Second, this subparagraph begins with the phrase ''If, based on a determination made under subparagraph (i), the material exceeds the numeric standards under subparagraphs (ii), (iii) or (iv) . . . . '' Subparagraphs (ii)--(iv) do not contain the numeric standards. Subparagraph (viii) would be clearer by stating, ''exceeds the numeric standards referenced in subparagraphs (ii), (iii) or (iv) . . . . ''
This is a substantive provision that should be moved to the body of the regulation. In addition, this subparagraph states the material will not be regulated as waste ''when used as fill.'' We have four concerns.
First, this subparagraph is unnecessarily restrictive by limiting use to fill. Commentators believe these materials could be used for construction, bedding for pipelines or other purposes. If the material is uncontaminated or meets the residential numeric standards, what is the basis for regulating the material as a waste and why would its final use matter? The phrase ''when used as fill'' should be deleted unless the EQB can justify its need.
Second, why are the handling, transportation and storage of a material also going to be regulated? The EQB should explain the basis for and need to regulate a material after it is demonstrated the material meets the safe fill standards.
Third, who is responsible for identifying a material as a waste? Commentators have suggested that the person responsible should be the generator, not the transporter. We agree that if a person only transported the material and was not given any indication the material is a waste, the generator, not the transporter, should be responsible for any violations. Otherwise, this would place an unreasonable, costly and time consuming burden on transporters to independently determine whether the material is a waste before transporting the material. The regulation should establish the generator as the responsible party for determining whether or not the material is a waste.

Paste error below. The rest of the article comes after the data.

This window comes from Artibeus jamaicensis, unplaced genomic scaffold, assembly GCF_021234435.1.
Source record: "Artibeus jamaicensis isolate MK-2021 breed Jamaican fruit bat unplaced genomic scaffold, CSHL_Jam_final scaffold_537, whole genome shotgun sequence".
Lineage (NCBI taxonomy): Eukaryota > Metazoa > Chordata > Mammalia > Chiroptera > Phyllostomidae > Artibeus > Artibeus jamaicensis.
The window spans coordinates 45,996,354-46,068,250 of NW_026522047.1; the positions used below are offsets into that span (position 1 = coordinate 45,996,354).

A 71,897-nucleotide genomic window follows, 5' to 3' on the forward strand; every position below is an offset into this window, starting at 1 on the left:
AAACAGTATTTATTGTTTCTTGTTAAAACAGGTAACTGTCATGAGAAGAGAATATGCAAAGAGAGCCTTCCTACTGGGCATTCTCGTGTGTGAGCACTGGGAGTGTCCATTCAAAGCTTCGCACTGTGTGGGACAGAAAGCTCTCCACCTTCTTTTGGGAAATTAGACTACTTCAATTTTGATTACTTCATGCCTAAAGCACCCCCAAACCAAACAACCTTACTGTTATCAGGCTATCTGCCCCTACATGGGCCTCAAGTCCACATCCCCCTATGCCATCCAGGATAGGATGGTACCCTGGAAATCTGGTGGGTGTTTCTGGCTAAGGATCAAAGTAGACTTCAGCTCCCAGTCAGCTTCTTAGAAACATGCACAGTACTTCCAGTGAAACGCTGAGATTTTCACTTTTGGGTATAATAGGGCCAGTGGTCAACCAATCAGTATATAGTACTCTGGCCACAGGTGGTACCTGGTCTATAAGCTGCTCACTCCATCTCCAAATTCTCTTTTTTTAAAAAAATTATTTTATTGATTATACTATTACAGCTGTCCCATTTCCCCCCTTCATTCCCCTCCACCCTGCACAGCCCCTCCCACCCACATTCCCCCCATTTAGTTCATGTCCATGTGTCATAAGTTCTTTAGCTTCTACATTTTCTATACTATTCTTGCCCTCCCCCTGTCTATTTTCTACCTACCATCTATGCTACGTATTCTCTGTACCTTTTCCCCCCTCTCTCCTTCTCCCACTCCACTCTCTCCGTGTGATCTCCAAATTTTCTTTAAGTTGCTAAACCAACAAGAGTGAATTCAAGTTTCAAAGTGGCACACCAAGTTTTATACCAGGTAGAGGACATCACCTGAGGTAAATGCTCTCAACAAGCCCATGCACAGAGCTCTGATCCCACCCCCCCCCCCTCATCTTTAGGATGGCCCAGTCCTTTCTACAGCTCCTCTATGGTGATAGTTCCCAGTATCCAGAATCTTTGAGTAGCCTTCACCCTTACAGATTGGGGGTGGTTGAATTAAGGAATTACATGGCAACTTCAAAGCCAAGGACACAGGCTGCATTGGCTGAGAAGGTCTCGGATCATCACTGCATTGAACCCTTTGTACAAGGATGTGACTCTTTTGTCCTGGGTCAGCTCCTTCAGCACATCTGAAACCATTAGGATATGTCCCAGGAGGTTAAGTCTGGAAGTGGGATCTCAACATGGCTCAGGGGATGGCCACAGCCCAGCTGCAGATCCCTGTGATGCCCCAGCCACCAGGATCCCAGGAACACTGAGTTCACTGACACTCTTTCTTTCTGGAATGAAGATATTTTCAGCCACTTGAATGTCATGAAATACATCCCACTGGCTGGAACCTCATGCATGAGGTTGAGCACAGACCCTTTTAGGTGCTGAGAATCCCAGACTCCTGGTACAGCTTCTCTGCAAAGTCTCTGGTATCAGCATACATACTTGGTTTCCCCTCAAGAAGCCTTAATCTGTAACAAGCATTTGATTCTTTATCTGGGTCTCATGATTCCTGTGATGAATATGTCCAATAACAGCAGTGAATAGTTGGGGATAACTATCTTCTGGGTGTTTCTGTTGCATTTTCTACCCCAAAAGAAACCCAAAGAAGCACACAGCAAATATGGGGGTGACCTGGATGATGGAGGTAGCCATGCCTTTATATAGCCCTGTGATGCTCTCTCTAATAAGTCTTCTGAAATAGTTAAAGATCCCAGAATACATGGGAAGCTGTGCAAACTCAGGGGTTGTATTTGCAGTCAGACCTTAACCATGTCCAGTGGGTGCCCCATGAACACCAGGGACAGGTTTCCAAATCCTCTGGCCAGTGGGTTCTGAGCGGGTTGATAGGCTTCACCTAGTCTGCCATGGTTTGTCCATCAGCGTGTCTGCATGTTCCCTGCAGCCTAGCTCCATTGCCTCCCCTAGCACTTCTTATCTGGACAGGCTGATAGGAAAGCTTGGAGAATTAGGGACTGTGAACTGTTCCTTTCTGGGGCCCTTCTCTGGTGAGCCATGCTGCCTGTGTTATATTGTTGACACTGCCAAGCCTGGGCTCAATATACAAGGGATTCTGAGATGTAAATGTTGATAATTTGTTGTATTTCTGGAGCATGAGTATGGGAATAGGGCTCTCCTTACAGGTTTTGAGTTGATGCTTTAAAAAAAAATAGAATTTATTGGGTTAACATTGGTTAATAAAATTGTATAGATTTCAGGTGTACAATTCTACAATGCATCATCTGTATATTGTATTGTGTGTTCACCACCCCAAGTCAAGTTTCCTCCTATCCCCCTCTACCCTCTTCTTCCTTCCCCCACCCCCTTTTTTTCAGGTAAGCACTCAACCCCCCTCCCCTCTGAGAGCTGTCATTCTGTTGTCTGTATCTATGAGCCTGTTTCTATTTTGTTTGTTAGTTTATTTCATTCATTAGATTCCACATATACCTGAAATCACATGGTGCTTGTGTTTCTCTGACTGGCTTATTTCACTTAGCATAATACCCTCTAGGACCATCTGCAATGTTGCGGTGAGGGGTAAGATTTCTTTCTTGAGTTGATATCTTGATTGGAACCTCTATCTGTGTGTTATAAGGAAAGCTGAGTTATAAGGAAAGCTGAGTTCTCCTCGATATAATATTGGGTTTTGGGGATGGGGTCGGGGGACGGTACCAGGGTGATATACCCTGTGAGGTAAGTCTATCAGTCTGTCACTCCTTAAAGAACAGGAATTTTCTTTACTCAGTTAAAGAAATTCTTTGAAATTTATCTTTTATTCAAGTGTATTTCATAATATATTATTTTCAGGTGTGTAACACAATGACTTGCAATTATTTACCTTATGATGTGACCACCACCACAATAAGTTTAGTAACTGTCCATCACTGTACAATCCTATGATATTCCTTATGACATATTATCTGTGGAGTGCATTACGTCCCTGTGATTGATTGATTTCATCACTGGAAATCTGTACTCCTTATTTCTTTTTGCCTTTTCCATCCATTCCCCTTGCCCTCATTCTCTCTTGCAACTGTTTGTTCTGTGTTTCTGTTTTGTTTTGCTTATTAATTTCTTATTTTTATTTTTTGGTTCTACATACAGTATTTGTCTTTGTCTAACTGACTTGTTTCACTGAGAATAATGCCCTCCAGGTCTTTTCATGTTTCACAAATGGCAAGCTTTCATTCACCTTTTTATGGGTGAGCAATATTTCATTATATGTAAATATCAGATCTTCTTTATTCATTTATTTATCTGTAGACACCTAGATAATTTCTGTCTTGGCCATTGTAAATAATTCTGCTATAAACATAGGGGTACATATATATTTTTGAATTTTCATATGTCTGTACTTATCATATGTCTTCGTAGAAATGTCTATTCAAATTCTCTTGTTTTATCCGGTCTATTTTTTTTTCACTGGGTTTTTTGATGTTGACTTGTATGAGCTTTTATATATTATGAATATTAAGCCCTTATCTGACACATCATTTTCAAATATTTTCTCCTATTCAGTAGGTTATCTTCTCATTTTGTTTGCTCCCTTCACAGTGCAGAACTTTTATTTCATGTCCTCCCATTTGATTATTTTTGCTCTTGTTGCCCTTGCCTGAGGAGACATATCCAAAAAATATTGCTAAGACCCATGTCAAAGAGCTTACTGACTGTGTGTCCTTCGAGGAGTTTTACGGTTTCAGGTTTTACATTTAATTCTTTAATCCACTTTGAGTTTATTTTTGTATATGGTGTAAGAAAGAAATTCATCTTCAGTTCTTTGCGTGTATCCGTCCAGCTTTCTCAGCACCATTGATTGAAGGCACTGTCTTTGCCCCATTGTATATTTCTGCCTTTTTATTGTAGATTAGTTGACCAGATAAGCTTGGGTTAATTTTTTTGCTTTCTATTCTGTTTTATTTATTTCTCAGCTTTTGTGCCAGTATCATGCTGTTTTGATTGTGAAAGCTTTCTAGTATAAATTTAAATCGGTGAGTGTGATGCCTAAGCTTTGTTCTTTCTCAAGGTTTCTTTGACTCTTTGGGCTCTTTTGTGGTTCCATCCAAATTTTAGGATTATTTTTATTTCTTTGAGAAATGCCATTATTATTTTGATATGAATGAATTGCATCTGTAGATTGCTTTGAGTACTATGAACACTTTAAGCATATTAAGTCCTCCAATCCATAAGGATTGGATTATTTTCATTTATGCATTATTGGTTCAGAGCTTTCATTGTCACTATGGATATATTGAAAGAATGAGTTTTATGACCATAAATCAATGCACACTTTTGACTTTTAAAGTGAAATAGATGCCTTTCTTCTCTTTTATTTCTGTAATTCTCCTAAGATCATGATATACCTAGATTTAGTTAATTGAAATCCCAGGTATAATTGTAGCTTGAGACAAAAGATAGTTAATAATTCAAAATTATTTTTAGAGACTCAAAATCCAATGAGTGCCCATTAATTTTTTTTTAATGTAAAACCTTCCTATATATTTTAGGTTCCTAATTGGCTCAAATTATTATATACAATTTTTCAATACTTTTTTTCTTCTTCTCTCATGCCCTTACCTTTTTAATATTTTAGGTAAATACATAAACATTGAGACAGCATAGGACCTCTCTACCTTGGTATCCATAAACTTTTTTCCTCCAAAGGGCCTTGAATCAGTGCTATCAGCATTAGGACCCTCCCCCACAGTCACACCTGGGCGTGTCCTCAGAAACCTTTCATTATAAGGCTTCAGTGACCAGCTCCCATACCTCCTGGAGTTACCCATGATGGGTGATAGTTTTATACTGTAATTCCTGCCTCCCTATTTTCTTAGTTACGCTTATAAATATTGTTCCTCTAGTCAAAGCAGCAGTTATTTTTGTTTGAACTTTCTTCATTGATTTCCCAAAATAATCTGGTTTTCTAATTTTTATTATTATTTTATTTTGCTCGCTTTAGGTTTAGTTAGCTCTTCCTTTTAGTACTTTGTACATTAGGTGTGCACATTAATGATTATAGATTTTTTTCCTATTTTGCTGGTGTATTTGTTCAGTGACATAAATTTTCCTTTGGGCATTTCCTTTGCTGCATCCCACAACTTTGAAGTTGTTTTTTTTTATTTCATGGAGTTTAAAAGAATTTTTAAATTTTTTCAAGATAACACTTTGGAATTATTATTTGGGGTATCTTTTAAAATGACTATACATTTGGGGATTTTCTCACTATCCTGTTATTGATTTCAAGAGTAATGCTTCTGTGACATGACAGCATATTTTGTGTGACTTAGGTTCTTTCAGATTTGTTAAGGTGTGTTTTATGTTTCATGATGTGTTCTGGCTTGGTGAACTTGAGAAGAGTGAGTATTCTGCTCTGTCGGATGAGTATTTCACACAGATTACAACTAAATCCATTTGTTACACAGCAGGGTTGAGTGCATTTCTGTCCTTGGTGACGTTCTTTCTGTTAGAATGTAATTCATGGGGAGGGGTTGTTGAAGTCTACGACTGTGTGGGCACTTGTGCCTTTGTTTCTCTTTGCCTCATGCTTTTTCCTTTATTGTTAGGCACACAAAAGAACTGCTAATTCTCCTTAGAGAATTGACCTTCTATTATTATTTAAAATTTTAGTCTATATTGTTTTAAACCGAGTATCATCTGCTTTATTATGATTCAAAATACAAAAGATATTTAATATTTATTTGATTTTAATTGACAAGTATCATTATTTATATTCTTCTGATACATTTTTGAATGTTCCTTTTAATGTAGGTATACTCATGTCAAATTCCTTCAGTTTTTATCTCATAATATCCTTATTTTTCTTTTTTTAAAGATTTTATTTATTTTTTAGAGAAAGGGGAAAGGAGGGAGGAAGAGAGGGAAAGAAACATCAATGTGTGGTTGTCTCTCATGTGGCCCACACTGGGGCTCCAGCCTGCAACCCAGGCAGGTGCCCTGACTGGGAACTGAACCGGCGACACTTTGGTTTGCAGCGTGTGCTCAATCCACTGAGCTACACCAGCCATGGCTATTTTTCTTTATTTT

Finally, the term ''fill'' is not directly defined.
This definition includes ''materials deposited or overlain by water . . . . '' A commentator believes this definition is overly broad and suggests changing the word ''or'' to ''and.'' We agree that this definition is too broad and should be revised as suggested.
Site undergoing remediation activities
A commentator suggested expanding this definition to include other remediation activities such as hazardous site cleanup. Why is the definition limited to remediation activities to be conducted under Act 2?
As mentioned within other comments, the terms and phrases ''along surface waters,'' ''nonresidential property,'' ''residential property'' and ''surface waters'' are used but not defined. The EQB should define these terms. We suggest cross referencing the Act 2 definitions of ''nonresidential property'' and ''residential property.''
Additionally, the term ''surface waters'' is used in the PBR requirements. Commentators expressed the need for a precise definition so that they can comply with the restriction against placing materials within 100 feet of surface waters. For clarity, this term should be defined.
7. Section 287.2. Scope.--Need; Reasonableness; Duplication; Clarity.
A commentator questioned the applicability of the safe fill regulations to remediation sites under the Federal Resource Conservation and Recovery Act (RCRA). The commentator states the management of excavated materials within a RCRA site should comply with Federal permit requirements whereas management for offsite relocation of materials should be done under the Solid Waste Management Act. The commentator suggests that the management of excavated materials under RCRA should be exempted from compliance with the safe fill requirements. The EQB should clarify whether the safe fill regulations apply to RCRA sites. If the safe fill regulations do apply to RCRA sites, the EQB should explain the need to include RCRA sites and how the safe fill regulations can be reasonably coordinated with Federal permits.